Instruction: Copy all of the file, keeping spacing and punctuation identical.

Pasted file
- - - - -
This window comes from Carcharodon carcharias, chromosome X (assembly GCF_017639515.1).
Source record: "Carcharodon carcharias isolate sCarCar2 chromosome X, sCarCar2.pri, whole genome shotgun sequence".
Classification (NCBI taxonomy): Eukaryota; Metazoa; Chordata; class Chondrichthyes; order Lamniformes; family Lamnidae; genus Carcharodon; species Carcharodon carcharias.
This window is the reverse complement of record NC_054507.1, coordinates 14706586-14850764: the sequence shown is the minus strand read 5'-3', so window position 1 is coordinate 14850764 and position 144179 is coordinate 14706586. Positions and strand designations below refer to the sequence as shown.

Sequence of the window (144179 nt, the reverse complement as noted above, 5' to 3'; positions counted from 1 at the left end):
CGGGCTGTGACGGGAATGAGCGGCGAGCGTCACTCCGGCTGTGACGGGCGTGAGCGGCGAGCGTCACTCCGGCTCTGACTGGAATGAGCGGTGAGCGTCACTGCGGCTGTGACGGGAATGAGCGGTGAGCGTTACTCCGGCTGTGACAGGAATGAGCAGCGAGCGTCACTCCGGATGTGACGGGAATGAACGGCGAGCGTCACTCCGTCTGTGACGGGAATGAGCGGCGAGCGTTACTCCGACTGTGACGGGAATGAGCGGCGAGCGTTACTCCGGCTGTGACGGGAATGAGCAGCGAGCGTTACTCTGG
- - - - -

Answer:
This window comes from Carcharodon carcharias, chromosome X (assembly GCF_017639515.1).
Source record: "Carcharodon carcharias isolate sCarCar2 chromosome X, sCarCar2.pri, whole genome shotgun sequence".
Classification (NCBI taxonomy): Eukaryota; Metazoa; Chordata; class Chondrichthyes; order Lamniformes; family Lamnidae; genus Carcharodon; species Carcharodon carcharias.
This window is the reverse complement of record NC_054507.1, coordinates 14706586-14850764: the sequence shown is the minus strand read 5'-3', so window position 1 is coordinate 14850764 and position 144179 is coordinate 14706586. Positions and strand designations below refer to the sequence as shown.

Sequence of the window (144179 nt, the reverse complement as noted above, 5' to 3'; positions counted from 1 at the left end):
CGGGCTGTGACGGGAATGAGCGGCGAGCGTCACTCCGGCTGTGACGGGCGTGAGCGGCGAGCGTCACTCCGGCTCTGACTGGAATGAGCGGTGAGCGTCACTGCGGCTGTGACGGGAATGAGCGGTGAGCGTTACTCCGGCTGTGACAGGAATGAGCAGCGAGCGTCACTCCGGATGTGACGGGAATGAACGGCGAGCGTCACTCCGTCTGTGACGGGAATGAGCGGCGAGCGTTACTCCGACTGTGACGGGAATGAGCGGCGAGCGTTACTCCGGCTGTGACGGGAATGAGCAGCGAGCGTTACTCTGG